Shena Cooper Layn was a part of the Flying Queen Basketball program from 1974-1979. She played on and coached the Queen Bees, and she was a manager for and then assistant coach of the Queens.
Shena grew up on a farm and ranch in Walters, Oklahoma – five hours away from Plainview, Texas. She was the eldest of four girls born to Elroy and Shirley Cooper, and she spent her summers harvesting wheat and driving grain trucks in the family custom harvesting business (“Elroy Cooper and Daughters”). There was no basketball program for girls in her high school until her seventh-grade year, and hers was the first team to play basketball through their senior year. She received the last uniform handed out that first year, and the number was “00,” but she started, even then, and remained a starter, and a standout, throughout her high school years. Her mother taught her to set her goals high, and one of her goals became to play for the legendary Flying Queens. Her high school coach was a man named “Cotton” Davis, and he took their team to the finals of the Oklahoma Area Basketball Tournament. Shena was named Honorable Mention All-State in an era when selections were made for all the players in the state, without separation by class.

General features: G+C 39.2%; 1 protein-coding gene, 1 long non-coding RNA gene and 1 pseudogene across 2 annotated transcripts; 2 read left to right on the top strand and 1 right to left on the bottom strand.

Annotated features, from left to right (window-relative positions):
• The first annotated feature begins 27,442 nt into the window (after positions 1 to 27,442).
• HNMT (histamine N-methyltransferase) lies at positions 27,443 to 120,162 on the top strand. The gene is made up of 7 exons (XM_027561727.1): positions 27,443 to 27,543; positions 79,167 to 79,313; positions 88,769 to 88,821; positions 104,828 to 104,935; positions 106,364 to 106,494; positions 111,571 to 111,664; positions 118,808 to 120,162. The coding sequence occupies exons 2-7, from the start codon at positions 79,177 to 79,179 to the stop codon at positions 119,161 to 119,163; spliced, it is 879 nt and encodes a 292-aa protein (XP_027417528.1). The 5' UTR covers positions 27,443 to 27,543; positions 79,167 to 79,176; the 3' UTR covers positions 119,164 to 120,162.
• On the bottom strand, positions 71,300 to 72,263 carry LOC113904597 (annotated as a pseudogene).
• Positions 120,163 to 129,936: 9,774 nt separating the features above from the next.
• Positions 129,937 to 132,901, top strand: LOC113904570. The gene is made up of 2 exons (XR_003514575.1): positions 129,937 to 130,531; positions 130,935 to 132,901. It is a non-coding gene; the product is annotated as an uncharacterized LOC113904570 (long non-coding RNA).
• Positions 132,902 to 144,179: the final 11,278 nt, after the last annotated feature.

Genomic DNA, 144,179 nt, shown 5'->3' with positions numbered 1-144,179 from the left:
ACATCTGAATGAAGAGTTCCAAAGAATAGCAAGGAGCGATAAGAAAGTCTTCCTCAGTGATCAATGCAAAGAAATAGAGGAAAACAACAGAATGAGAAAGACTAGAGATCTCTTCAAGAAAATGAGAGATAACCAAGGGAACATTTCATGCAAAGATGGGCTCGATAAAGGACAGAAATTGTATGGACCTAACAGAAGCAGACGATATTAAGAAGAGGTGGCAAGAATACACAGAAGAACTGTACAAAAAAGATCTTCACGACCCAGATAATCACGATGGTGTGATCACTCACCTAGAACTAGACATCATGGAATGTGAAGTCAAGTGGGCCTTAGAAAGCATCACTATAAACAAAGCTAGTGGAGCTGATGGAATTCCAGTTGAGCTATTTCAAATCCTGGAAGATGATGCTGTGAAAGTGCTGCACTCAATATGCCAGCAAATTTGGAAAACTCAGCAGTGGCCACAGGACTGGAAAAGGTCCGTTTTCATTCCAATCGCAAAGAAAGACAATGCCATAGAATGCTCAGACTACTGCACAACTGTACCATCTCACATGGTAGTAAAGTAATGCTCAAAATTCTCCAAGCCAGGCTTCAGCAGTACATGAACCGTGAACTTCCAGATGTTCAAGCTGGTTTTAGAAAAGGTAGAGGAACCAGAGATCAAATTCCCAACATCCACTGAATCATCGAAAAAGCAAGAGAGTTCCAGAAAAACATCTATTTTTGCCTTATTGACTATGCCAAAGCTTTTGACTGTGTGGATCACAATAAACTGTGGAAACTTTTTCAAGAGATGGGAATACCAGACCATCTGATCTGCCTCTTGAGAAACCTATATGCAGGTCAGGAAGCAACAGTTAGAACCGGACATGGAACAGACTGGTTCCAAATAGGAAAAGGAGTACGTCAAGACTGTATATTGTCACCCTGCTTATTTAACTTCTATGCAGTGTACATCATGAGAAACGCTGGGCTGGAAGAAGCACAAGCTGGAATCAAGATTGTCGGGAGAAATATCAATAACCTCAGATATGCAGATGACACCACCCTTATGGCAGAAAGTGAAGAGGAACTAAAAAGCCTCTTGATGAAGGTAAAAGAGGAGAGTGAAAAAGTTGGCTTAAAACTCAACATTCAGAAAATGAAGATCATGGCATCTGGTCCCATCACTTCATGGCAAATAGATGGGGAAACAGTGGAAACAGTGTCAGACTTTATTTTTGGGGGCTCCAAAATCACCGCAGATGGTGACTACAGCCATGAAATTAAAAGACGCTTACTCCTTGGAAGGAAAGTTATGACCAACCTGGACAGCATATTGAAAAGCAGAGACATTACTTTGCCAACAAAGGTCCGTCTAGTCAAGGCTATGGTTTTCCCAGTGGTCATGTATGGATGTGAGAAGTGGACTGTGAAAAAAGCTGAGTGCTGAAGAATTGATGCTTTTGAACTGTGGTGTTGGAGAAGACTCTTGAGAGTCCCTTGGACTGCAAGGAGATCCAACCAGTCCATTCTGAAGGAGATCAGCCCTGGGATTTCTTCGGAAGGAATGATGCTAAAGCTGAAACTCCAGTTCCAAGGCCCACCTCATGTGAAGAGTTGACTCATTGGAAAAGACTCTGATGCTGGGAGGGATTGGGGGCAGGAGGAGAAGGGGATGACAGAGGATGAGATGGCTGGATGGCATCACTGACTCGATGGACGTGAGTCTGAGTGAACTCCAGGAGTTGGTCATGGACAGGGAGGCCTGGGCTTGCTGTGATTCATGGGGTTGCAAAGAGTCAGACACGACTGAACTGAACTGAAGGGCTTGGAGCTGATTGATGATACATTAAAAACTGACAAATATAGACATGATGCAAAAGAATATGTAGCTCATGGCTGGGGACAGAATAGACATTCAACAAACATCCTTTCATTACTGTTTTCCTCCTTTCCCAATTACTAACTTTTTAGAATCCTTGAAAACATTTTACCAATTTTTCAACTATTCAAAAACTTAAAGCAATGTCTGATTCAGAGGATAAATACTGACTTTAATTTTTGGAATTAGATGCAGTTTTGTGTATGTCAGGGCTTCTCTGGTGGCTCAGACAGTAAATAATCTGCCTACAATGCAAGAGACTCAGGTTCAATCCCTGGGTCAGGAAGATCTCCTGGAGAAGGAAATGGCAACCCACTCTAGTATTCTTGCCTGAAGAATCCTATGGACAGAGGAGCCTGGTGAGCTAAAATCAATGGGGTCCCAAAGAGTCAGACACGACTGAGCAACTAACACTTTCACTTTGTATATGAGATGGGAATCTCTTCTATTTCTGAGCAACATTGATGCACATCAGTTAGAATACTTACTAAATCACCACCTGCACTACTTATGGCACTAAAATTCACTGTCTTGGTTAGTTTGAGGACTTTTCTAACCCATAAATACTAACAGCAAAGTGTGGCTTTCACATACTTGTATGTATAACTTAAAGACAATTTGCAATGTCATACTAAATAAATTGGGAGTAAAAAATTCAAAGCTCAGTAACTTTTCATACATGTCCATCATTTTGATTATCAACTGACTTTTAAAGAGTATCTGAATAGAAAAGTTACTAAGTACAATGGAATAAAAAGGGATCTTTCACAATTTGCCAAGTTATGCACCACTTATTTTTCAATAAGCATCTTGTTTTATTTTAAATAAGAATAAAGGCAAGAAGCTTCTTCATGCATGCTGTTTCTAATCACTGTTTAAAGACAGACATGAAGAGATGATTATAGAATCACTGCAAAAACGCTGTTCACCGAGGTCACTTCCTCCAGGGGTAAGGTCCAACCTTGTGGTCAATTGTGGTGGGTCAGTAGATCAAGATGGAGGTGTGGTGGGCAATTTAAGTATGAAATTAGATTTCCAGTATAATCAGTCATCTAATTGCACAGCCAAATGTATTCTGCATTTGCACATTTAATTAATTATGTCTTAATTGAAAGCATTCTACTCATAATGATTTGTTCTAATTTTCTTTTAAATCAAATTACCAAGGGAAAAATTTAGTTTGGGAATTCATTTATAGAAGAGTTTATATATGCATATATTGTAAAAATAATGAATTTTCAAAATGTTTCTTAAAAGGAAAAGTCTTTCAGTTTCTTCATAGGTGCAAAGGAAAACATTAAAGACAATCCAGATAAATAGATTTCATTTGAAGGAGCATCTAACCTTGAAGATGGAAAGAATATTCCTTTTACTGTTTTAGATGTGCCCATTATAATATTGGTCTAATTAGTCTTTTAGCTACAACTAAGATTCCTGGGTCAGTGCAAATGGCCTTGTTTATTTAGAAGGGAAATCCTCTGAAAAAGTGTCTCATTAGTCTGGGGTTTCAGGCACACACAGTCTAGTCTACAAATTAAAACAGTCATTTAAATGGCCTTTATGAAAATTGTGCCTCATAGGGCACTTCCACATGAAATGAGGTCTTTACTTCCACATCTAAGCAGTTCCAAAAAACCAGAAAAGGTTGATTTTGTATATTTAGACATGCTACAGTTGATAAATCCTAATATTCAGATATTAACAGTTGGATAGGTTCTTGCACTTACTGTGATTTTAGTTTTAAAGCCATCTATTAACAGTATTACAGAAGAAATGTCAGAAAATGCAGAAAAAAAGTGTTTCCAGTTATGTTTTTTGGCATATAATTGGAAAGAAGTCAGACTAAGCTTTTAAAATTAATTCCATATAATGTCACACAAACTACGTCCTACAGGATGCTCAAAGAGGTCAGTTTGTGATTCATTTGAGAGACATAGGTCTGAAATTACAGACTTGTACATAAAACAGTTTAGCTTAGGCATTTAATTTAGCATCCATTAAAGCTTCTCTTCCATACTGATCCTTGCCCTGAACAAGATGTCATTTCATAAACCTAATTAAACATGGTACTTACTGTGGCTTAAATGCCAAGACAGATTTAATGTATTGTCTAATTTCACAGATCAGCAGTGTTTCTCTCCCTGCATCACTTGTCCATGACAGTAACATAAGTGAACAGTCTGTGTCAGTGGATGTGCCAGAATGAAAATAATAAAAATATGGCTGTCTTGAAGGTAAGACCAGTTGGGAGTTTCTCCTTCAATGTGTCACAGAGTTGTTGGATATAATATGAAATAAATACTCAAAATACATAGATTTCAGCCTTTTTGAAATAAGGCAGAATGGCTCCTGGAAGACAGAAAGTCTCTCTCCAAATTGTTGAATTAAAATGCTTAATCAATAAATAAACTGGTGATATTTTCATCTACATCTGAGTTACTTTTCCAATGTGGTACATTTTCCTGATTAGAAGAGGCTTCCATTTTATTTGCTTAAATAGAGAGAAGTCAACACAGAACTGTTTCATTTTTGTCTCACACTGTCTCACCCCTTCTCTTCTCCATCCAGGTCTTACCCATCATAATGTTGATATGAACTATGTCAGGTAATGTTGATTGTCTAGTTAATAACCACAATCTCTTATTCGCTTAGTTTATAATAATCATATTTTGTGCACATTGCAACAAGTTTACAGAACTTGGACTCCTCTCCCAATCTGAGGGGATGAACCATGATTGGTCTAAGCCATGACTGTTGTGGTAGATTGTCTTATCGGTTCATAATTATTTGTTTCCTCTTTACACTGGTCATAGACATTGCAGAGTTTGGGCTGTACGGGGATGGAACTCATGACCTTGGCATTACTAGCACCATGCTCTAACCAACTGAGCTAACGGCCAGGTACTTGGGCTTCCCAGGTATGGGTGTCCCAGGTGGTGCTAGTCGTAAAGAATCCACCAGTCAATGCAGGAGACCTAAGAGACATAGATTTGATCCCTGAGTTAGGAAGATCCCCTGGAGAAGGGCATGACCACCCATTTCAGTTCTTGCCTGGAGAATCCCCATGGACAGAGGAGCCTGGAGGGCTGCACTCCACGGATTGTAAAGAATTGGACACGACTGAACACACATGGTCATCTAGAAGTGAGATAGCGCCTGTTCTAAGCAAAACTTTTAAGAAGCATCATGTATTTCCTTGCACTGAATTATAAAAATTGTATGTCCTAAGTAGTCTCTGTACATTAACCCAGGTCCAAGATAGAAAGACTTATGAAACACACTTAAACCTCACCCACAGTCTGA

Shena drew the attention of many coaches throughout Oklahoma, but her coach took her and two other senior starters on her team for tryouts at Wayland. Shena was 5 foot 3 inches and her teammates were 5 feet 10 inches and 6 feet 4 inches tall. Shena was the only one offered a scholarship. Her parents followed her in her red and white striped Volkswagen Beetle when she moved to Plainview in the fall 1974. On the way, they stopped in Crowell, Texas, to meet her roommate, and teammate, Cheryl Branch. Cheryl stepped outside her house to meet Shena, and, upon seeing how short she was, said, “You play basketball?”
Shena was not easily intimidated. She quickly made friends with other freshmen like Leanne Waddell, Breena Caldwell, Tina Slinker, and Marie Kocurek. (Marie even went on the wheat harvest with the Cooper family one summer!) Shena soon learned to take along a “barf bag” on the airplane trips to games, as she easily succumbed to motion sickness! She also became close to Claude and Wilda Hutcherson, the long-time patrons who flew the Flying Queens to their games. Other than basketball, Shena served on the Student Foundation, was in Omega Phi Alpha, and competed for four years in the Miss Wayland pageant where she showcased her ability to sing and play the piano. She received her degree in education in 1978 and graduated summa cum laude. Her father spent every fall harvesting corn in a town just north of Plainview called Edmonson, and he enjoyed watching many of the Queen’s games – especially the annual Thanksgiving tournament that brought in teams from around the country.